Tricare standard costs me nothing, and is a significantly better plan than the delta airlines gold option, which costs nearly $10k a year just in premiums. 

Share this post


Link to post
Share on other sites
9 hours ago, HossHarris said:

Tricare standard costs me nothing

Doesn’t Standard have an annual premium?

Share this post


Link to post
Share on other sites

Prime has a premium ... about $600/yr for the family.  But There’s no out of pocket really. But you still have to do referrals, mtf, etc. Min total cost $600 .... max total cost is $600

 

standard has no premium. Go anywhere, see anyone, no referrals, no permission. Pay 20% with a cap of $3k per year for the whole family.  Min total is $0. Max total is $3k. No hassles. 

 

Delta gold is similar (20% ish co-pay). Costs over $650 a MONTH and the max out of pocket is $13k I think.  Seems to jive with other industries in the outside world.  I wouldnt expect healthcare costs to get any better either.

 

DON’T DISMISS the health care costs associated with your retirement / 2nd job.  Especially if you or your family (or potential family if may have kids someday) has any significant issues. 

  • Upvote 2

Share this post


Link to post
Share on other sites

My bar napkin math recommendations for guys is not to take BRS if you intend to make 20 good years (either AD or ARC) unless you're just starting out. If you're just starting out (~less than 4 years service) you have many more years of TSP matching contributions (16+) and there's just inherently more uncertainty on you actually making it to 20.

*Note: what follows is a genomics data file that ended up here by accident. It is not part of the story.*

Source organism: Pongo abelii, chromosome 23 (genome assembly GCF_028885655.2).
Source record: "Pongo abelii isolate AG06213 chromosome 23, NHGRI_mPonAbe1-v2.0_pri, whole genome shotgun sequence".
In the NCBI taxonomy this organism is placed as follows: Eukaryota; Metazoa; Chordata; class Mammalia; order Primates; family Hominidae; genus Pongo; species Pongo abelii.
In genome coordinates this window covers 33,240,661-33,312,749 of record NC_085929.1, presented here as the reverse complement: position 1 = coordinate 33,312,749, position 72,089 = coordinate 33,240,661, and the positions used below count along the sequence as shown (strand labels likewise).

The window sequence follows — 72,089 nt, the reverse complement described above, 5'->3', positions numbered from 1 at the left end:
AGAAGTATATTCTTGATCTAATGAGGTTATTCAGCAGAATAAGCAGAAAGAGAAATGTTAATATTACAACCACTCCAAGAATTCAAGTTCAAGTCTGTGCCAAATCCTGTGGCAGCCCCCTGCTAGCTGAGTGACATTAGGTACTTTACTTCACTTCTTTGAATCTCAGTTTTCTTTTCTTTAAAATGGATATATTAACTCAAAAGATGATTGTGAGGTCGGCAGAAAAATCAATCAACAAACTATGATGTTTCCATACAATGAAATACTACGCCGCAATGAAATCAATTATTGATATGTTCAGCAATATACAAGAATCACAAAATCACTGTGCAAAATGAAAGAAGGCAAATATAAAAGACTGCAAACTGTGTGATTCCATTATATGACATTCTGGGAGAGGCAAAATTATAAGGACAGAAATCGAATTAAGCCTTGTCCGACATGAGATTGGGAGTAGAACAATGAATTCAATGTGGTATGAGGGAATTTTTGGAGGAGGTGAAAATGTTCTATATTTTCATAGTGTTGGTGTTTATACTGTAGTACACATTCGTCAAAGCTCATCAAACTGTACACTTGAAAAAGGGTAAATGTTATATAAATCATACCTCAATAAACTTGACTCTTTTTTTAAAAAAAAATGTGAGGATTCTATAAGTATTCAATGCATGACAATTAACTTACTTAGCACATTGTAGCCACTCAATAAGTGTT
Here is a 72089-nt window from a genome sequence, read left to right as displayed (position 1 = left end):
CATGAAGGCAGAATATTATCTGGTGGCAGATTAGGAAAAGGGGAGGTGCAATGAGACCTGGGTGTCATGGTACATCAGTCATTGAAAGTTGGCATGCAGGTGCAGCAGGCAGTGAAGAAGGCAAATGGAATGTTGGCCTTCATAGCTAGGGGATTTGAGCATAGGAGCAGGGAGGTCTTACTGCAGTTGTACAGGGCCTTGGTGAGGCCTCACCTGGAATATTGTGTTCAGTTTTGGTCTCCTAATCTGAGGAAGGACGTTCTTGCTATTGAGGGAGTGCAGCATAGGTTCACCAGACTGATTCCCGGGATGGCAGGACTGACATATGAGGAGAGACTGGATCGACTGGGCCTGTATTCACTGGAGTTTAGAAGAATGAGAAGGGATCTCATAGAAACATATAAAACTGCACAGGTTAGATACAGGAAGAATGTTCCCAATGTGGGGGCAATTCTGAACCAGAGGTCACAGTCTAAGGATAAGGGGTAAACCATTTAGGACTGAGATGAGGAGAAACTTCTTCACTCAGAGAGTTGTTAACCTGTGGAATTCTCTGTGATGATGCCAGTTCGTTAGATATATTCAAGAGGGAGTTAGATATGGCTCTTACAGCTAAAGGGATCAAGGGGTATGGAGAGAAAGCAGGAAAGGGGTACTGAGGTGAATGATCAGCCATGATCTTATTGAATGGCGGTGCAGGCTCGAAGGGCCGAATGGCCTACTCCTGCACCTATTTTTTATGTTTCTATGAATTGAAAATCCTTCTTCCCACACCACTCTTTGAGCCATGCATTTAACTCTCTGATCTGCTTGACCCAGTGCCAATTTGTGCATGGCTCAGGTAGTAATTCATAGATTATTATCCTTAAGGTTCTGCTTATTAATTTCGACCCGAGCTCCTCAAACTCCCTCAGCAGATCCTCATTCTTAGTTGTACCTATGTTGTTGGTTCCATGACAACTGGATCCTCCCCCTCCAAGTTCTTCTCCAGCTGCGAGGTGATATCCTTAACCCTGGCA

BRS is an outstanding deal for every single service member who doesn't make it to 20 years of service...they get something rather than nothing under the legacy system.

BRS is not a good deal for service members who make it to 20 years of service in general, other than those in the future who will have received the most years of matching contributions, always saved enough to receive the maximum match, and had good luck in terms of favorable market conditions.

BL: in your situation where it seems likely that you will make it to 20 either on AD or the ARC, I would not take BRS.

I myself am making the same decision, ~7 years active, ~3 years Guard, and extremely likely to serve at least 20 years. The market returns on those TSP matching contributions would have to be unrealistically high and consistent to make up for the lowered pension percentage.

  • Upvote 1

Share this post


Link to post
Share on other sites

Short time Guys that you recommend BRS to may not have a choice anymore anyways. 

 

So so it basically boils down to: “if you have a choice, choose traditional”

 

 

Share this post


Link to post
Share on other sites

Thanks for the insight guys.  I guess it does make more sense to stick with the traditional system.

Hoss, that's a good point about health insurance.  I worked as an engineer for a couple years out of college and I think I was paying like 10 or 15% of my salary just to cover myself.  Free tricare when I went AD was/is a big plus!

Share this post